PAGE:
This campaign was a long time in the making. We had always wanted to capture the everyday man on the street, the ones who work hard for a living, in jobs that sometimes don’t appeal to everyone, in contrast to the usual polished professionals that we shoot at Shenton Way. But first we had to find these men — we scoured the streets, car repair workshops, neighbourhoods and heartlands, industrial factories, and hawker centres, and finally found our five Everyday Heroes. The goal was to give them a complete makeover, and at the same time, allow them to share their stories with us, shed some light on what they really do, and with hope, allow everyone to greater understand and appreciate what these men do.
We started by bringing them down to the Fred Perry store for a fitting. We picked out some outfits that we felt would best represent the men, making them look like more dressed-up, glamorous versions of themselves. The wide range of clothes in the store meant that we were able to create a distinct look for each of the men, and they gamely tried on different items of clothing until we could all settle on something that we agreed upon.
The Everyday Heroes campaign involved two rounds of shoots — we first visited each of the candidates at their workplaces, and photographed them as they are, at work; the next day, we brought them down to We Need A Hero for a complete grooming and styling session.
The first location we visited was Jia Ming’s fruit store in Geylang, where he posed for his photo, surrounded by all kinds of fruit, his amused colleagues, and curious passersby. While stiff at first, and flashing the occasional, nervous thumbs-up, he loosened up towards the end, and cooperatively moved around the store even though it was a tight fit for him and the crew.
After that, we made the trip over to Hougang, where Rooban’s father’s food stall was located. It was the busy lunch period, and as we were blocking some of the passageway while we were shooting, quite a crowd had gathered around the stall. Inquisitive aunties asked us whether we were filming a movie or a TV series, and even we had to admit that we were a rather strange, sweaty sight to be seen in the neighbourhood.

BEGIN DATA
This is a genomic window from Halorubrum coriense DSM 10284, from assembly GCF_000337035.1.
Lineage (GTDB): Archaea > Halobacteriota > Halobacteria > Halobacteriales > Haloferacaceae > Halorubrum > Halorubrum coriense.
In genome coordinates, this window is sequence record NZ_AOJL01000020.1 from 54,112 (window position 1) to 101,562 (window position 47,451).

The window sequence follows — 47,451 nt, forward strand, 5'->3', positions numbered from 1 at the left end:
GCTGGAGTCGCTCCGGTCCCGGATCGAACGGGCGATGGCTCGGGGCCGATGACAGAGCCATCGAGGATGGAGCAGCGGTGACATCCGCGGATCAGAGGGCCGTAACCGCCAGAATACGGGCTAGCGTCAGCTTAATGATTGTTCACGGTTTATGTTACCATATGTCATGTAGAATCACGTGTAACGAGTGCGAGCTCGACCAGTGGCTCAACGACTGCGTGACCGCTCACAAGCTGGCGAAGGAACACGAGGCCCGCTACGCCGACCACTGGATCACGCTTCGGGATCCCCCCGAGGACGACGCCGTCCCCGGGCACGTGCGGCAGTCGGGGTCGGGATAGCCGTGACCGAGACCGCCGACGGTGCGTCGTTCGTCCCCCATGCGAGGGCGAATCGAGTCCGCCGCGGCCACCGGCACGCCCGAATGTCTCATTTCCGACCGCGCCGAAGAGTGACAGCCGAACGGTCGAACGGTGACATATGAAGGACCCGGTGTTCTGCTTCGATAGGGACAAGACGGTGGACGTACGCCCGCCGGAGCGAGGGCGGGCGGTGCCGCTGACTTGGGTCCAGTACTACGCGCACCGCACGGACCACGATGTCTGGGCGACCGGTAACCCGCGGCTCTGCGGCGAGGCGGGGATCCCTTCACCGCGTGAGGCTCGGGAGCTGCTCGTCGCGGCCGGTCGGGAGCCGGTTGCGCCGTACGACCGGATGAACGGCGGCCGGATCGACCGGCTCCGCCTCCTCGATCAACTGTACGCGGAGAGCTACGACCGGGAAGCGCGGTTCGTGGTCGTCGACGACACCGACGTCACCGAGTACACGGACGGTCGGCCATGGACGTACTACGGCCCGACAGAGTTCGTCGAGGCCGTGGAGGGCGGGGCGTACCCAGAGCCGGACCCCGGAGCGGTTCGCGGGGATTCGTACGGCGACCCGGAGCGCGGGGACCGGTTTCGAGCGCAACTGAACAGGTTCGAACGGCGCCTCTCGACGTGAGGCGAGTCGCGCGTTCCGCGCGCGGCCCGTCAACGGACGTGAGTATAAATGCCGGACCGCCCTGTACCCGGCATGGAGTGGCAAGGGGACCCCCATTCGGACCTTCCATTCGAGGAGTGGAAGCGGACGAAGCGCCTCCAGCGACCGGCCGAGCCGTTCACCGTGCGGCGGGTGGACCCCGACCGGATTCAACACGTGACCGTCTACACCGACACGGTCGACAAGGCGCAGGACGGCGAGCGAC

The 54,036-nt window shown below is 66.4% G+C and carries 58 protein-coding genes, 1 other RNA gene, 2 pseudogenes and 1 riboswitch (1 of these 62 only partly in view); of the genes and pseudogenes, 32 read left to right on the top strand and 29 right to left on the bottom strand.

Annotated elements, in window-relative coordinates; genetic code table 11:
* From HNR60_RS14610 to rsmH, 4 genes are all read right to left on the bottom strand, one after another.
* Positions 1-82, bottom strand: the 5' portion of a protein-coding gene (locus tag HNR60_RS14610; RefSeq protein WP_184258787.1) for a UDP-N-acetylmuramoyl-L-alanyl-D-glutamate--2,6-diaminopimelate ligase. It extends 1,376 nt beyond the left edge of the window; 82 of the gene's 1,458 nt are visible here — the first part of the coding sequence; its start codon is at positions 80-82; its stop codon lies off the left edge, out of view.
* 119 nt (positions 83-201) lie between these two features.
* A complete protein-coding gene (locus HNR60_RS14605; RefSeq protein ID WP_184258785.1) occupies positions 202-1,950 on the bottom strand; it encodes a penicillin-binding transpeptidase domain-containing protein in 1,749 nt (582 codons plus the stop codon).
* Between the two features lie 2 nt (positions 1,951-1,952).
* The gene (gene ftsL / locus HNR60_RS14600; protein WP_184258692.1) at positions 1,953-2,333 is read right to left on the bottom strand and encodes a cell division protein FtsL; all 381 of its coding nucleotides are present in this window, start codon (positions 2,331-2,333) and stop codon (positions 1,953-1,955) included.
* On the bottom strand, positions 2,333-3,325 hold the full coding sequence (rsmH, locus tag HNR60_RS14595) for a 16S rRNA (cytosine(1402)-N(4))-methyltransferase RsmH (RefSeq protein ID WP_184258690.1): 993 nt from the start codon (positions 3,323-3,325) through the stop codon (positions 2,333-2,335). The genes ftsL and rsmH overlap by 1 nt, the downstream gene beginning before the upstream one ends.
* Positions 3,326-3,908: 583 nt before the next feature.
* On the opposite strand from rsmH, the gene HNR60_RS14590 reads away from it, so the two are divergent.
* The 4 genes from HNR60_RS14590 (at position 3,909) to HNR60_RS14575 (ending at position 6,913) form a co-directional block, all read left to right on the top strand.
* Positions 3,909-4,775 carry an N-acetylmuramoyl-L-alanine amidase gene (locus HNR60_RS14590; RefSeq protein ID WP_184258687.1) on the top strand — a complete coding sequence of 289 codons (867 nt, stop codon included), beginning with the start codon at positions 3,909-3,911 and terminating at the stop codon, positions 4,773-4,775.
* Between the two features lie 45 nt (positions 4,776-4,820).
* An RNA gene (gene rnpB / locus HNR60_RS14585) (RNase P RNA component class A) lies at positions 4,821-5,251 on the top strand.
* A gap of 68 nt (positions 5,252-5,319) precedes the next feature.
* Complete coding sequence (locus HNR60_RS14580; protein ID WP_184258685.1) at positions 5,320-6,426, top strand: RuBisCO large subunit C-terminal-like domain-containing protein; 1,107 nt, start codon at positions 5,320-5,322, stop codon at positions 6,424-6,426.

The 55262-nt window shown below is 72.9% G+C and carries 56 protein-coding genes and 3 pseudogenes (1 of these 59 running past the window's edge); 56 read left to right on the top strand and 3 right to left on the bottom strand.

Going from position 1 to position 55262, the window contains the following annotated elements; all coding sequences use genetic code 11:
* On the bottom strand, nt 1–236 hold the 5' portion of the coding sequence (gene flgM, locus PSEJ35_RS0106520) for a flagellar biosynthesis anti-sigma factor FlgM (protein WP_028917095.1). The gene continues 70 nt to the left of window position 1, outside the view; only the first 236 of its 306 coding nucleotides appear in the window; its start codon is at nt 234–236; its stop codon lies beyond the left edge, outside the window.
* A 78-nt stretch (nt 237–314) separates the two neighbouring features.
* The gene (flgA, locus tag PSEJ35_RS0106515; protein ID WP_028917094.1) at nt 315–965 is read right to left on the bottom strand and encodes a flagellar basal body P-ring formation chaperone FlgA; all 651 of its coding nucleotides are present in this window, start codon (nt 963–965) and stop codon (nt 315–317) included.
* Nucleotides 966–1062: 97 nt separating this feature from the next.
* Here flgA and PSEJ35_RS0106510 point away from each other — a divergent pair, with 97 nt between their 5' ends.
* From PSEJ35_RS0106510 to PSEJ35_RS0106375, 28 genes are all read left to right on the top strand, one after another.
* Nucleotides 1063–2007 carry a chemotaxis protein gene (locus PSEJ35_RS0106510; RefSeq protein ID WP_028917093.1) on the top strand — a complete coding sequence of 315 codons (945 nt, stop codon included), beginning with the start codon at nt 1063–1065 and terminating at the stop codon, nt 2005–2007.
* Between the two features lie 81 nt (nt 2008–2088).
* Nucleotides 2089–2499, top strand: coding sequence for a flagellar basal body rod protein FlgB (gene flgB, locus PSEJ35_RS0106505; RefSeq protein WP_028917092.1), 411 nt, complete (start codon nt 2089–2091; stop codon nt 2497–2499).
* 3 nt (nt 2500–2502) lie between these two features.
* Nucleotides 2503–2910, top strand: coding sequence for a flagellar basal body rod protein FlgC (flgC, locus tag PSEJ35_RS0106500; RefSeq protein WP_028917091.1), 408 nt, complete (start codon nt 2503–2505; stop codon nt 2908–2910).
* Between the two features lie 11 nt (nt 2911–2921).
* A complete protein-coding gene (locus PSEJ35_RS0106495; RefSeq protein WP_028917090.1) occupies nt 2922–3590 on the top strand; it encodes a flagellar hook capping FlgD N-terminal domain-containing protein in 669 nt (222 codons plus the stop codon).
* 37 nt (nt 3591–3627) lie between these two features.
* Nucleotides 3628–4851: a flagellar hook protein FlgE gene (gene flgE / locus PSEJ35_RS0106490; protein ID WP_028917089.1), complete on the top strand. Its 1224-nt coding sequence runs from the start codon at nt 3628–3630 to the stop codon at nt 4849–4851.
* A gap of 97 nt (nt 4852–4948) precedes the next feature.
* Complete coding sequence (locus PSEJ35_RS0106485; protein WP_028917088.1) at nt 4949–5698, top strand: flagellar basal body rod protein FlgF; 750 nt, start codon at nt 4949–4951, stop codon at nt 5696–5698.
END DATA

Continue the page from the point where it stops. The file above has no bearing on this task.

It was then time to visit Mr. Yamaguchi Taro at his cobbler stall at Yishun Bus Interchange. The old man obligingly took several puffs of his well-worn pipe for the shot, and showed us his sweet, considerate side when he bought the team a round of Coca-Cola to counter the afternoon heat. He seemed quite used to being photographed, and we noticed a row of newspaper clippings pinned to his makeshift shelter.
We had a bit of trouble getting hold of Htung Aung at first. As a landscaper, he’s rarely in the same place the whole day, and with his limited command of English, could only vaguely tell us that he would be around Angullia Park in Orchard. We found his company truck parked along the road, and met Htung Aung after he had emerged from a bout of meetings. Shooting with greenery wasn’t something that we were accustomed to, but Htung Aung patiently tried out a variety of poses until we got the shot that we needed.
Shuk was the final person to be shot for the day, and we visited him at one of the pizza outlets that he works at. Amicable and good-natured, he wheeled his trusty bike over for the shot, making minor adjustments here and there so that we could frame it just right. His bright, infectious smile got us all wondering which brand of toothpaste he uses; and for the record, the guy is born with it — he’s never worn braces.
Stay tuned for Part 2 of our behind-the-scenes feature tomorrow. To view all posts from the campaign, visit here.
This is a Shentonista project for We Need A Hero, supported by Fred Perry.
To find out more about We Need A Hero, visit their site here, and their Facebook page here.
For more information about Fred Perry, visit their site here, and their Facebook page here.